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  • Writer's pictureRalph Kellogg

Talk to the Hand


Working with an employee who refuses feedback or coaching can be challenging at best and highly frustrating at worst, but there are steps you can take to address the situation effectively:


Understand the “Why’s”: Before taking any action, try to understand why the employee is refusing coaching. There could be various reasons such as lack of time, feeling threatened, not seeing the value, or personal issues. Understanding the root cause can help tailor your approach.

 

Clear is Kind: Have an open and honest conversation with the employee about the importance of coaching and the specific benefits it can bring to their professional development and career growth. Clearly outline your expectations and the consequences of refusing coaching.

 

Listen to Their Concerns: Give the employee an opportunity to express their concerns or reservations about coaching. Listen actively and empathetically to understand their perspective. Address any misconceptions or fears they may have about coaching.

 

Provide Reassurance and Support: Offer reassurance that coaching is intended to support their growth and success, not to criticize or punish them. Let them know that you are there to support them throughout the coaching process and that you have confidence in their ability to improve.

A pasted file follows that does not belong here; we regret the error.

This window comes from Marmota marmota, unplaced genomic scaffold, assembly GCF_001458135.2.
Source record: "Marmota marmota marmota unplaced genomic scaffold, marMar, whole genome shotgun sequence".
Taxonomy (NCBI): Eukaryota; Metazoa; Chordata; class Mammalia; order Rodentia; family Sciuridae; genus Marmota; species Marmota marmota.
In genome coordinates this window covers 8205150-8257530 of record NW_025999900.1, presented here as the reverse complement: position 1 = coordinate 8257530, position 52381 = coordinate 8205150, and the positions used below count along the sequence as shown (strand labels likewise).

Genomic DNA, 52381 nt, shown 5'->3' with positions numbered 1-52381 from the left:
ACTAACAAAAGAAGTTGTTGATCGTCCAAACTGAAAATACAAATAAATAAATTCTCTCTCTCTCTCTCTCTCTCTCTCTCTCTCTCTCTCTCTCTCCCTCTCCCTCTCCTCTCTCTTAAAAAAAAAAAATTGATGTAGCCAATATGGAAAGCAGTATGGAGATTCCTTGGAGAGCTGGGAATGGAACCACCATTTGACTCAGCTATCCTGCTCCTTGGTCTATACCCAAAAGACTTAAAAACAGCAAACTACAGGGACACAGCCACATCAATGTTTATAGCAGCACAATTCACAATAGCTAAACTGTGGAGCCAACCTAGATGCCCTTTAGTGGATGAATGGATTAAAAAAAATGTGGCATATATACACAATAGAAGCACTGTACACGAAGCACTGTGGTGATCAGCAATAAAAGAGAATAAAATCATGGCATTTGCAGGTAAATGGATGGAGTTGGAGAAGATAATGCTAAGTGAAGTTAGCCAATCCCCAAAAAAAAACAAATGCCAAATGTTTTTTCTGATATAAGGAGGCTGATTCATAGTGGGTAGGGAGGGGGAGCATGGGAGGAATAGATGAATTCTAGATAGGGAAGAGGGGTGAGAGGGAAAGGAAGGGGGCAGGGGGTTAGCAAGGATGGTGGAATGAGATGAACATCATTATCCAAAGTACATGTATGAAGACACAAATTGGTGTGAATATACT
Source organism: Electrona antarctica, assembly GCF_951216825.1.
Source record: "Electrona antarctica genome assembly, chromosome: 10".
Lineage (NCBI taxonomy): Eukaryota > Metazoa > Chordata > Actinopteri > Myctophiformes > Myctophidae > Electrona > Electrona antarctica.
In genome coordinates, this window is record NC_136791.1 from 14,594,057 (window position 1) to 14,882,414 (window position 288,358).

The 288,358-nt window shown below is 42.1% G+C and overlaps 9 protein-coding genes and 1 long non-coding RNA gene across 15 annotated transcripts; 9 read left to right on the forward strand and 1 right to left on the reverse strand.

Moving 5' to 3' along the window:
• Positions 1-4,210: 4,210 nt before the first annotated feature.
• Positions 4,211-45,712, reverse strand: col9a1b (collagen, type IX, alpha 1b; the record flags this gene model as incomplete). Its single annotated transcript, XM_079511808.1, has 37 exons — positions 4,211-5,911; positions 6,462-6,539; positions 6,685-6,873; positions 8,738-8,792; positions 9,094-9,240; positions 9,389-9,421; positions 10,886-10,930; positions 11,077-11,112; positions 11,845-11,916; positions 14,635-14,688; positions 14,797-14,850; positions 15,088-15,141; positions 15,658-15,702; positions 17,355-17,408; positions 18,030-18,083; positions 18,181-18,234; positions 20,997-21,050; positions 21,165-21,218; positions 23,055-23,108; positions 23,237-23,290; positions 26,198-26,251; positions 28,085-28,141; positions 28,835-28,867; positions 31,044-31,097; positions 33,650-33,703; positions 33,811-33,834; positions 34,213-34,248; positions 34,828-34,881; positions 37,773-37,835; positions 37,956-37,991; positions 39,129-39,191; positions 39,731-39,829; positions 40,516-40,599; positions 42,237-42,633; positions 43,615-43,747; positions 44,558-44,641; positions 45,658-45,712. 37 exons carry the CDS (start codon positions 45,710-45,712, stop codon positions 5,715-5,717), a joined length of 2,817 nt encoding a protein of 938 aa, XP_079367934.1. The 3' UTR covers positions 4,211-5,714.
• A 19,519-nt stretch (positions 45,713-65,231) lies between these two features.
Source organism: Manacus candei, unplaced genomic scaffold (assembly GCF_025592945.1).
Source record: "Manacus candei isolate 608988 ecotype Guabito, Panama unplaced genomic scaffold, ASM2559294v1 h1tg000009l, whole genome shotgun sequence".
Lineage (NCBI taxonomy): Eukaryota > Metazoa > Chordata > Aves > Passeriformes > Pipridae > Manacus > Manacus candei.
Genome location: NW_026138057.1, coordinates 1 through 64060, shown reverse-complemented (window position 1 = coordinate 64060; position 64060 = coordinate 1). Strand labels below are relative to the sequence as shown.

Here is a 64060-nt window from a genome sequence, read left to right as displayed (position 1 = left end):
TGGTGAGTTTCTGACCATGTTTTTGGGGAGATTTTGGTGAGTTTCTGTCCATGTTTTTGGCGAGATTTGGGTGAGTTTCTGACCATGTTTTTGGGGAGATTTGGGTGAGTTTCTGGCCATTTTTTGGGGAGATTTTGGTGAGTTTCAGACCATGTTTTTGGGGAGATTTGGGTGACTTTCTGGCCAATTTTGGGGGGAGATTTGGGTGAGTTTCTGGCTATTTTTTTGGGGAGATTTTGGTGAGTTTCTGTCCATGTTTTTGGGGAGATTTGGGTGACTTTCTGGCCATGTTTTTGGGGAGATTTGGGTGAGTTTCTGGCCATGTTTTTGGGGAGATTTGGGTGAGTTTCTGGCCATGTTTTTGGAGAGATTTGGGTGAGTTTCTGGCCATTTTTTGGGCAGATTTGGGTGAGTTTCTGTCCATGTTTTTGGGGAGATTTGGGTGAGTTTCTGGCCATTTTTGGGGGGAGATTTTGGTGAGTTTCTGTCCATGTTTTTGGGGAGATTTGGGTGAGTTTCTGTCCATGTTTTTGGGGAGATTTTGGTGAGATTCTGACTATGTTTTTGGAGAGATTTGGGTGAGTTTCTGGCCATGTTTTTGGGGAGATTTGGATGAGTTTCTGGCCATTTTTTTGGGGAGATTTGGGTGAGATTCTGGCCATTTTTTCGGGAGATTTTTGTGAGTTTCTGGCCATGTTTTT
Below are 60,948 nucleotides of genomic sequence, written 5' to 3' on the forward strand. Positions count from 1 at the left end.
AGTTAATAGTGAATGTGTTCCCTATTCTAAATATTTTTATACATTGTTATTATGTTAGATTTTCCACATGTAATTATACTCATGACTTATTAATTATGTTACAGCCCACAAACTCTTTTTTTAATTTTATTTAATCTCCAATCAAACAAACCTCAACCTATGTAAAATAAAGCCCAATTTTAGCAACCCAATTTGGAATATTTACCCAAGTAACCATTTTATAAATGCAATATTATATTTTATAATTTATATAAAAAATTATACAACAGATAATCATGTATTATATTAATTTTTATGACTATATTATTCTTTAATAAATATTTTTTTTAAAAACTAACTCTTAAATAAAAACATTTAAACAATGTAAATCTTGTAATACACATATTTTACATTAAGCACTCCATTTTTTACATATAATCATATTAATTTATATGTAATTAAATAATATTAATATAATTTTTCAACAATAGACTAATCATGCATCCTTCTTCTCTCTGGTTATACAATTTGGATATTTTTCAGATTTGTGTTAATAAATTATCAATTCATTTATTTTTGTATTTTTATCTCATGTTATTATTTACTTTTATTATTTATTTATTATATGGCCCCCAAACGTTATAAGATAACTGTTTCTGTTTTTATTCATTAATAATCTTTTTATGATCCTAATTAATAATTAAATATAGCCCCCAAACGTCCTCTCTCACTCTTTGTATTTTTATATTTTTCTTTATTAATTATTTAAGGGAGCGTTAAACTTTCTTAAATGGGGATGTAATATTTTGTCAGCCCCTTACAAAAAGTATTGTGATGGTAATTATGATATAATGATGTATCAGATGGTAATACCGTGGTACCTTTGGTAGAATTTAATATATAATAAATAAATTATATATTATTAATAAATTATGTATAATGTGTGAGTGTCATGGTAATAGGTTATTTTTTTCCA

Offer Flexibility – Up to a Point: If the employee is resistant due to scheduling conflicts or workload concerns, explore options for making coaching sessions more flexible or accommodating to their needs. This could involve adjusting the timing or format of coaching sessions to better fit their schedule. But do not allow flexibility to be your undoing, offering time and space to get things done is great, but at some point, work must be completed, and deadlines must be met.

 

Set Clear Expectations: Clearly outline the consequences of continued refusal to participate in coaching. Let the employee know that coaching is a job requirement and that failure to comply may result in disciplinary action, up to and including termination of employment.

 

Follow Up Regularly: Check in with the employee regularly to monitor their progress and address any concerns or obstacles they may be facing. Offer ongoing support and encouragement to keep them motivated and engaged in the coaching process.

 

Seek HR Guidance if Necessary: If the employee continues to refuse coaching despite your efforts to address the issue, seek guidance from HR or other relevant stakeholders. They can provide additional support and guidance on how to handle the situation within the framework of company policies and procedures.

 

Consider Alternative Approaches: If traditional coaching methods are not effective, consider alternative approaches such as peer coaching, mentorship programs, or self-directed learning resources. Find a solution that works best for the employee while still meeting the objectives of coaching and development.


Ultimately, you cannot work harder than the employee – you can want success for the employee more than the employee. If you exhaust all of the coaching methods listed above, the employee may not be a good fit for the organization at which point the process must move to an exit strategy.

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